In commemoration of Women’s History Month in March and International Women’s Day on Friday, March 8, a number of financial organizations are focusing on the actual and potential power of women in the economy and financial markets. Narrowing the gap between the two would not only boost U.S. and global growth but also increase gains in U.S. and global stock markets.
S&P Global found that increasing the participation of women in the U.S. workforce to match the rate in other advanced economies — the U.S. placed 13 among top OECD countries, according to Bank of America Merrill Lynch and the World Bank — U.S. GDP could potentially increase 0.2 percentage points annually, which would boost S&P 500 growth by 0.7% per year.
After 10 years that could yield a $2.87 trillion increase in market capitalization in the U.S. and $5.87 trillion increase in capitalization of global markets, according to S&P Global, which notes that stronger growth in the U.S. boosts market growth abroad. The increases, however, vary by country, according to S&P Global.
The World Economic Forum in 2017 said that closing the economic gender gap across countries by 2025 could increase global GDP by $5.3 trillion; Merrill, citing McKinsey & Co., says the increase could be several times that, $12 trillion to $28 trillion, which translates into 13% to 31% faster GDP growth.
For individual companies and their stocks, performance tends to strengthen as the number of women on corporate boards and in the executive suite increases, according to studies by the Peterson Institute for International Economics and McKinsey.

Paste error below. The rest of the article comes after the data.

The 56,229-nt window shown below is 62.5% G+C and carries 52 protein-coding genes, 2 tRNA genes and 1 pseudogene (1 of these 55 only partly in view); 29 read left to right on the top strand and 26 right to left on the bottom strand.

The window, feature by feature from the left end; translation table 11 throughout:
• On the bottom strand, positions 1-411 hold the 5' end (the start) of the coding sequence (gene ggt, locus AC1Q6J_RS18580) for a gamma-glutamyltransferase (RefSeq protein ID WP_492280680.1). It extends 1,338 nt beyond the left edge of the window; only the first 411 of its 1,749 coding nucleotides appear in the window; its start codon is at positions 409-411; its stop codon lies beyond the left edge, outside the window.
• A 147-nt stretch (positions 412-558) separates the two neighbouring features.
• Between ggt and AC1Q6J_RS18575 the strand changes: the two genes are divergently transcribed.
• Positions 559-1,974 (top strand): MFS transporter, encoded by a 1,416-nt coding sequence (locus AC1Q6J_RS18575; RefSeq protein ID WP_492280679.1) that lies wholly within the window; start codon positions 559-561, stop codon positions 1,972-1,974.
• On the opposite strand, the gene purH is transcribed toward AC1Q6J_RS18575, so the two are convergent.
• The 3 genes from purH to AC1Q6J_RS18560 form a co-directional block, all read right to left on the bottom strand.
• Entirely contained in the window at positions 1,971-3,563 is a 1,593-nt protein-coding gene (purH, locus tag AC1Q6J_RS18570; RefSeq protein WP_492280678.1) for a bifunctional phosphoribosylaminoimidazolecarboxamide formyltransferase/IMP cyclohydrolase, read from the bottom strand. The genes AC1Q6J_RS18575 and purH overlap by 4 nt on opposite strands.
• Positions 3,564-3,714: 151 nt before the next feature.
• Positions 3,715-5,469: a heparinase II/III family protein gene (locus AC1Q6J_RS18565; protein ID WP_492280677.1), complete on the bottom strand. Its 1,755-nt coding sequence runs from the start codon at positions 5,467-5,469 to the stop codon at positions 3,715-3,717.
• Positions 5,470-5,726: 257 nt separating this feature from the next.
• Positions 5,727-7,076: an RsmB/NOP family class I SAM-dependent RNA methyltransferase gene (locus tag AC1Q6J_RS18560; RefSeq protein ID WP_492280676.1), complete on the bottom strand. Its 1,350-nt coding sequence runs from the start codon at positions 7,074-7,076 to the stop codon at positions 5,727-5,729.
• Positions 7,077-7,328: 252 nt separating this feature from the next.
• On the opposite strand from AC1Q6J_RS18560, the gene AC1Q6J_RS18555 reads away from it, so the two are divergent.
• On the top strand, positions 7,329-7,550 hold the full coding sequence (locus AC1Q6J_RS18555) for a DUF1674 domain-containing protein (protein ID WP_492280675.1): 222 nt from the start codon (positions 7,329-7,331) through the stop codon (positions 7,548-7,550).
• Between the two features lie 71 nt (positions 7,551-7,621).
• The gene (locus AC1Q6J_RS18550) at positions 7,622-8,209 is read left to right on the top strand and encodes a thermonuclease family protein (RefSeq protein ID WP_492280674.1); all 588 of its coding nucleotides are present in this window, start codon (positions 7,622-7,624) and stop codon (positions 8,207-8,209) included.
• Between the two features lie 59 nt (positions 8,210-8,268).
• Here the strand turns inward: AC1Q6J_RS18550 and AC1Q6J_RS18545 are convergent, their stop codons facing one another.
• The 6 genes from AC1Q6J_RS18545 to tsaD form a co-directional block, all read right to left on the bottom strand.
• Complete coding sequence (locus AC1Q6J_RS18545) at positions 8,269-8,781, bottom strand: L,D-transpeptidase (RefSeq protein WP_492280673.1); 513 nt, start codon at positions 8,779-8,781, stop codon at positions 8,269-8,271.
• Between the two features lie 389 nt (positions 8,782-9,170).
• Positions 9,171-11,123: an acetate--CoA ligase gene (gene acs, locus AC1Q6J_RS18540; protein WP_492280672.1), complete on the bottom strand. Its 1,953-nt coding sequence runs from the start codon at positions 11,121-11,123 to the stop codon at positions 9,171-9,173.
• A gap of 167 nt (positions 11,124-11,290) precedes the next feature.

“Bottom line: Reducing gender disparities in the workplace can bring material, financial benefits to corporations as well as help drive global economic growth,” according to Erica Lasdon, ESG senior analyst at Calvert Research and Management, in a recent report. Companies with greater boardroom and workplace diversity “have been shown to have a competitive advantage — including reputation, investor confidence and financial performance,” writes Lasdon.
Despite such data and reports, gender gaps in pay and representation on corporate boards and in top management persists.
Women comprise roughly 22% of the seats on corporate boards and positions in executive management while men account for about 77%, according to Lasdon, citing reports from McKinsey, Deloitte and the National Center for Education Statistics.
There are some initiatives focused on changing those imbalances, among them a new law in California requiring that all public companies with principal executive offices in the state have a minimum two women on five-member boards and three women on seven-member boards by the end of this year.
In the U.K., private and public companies with more than 250 employees are required to report, since last year, the difference between men and women’s hourly pay rate, bonus pay, and their percentages in each quartile of pay band.
In the U.S., an Equal Employment Opportunity Commission rule was expanded in 2016 to require companies to include pay data by gender and race for companies with at least 100 employees. The Trump administration blocked its implementation and a federal district court ruled last week that it must be reinstated, a decision that’s likely to be appealed.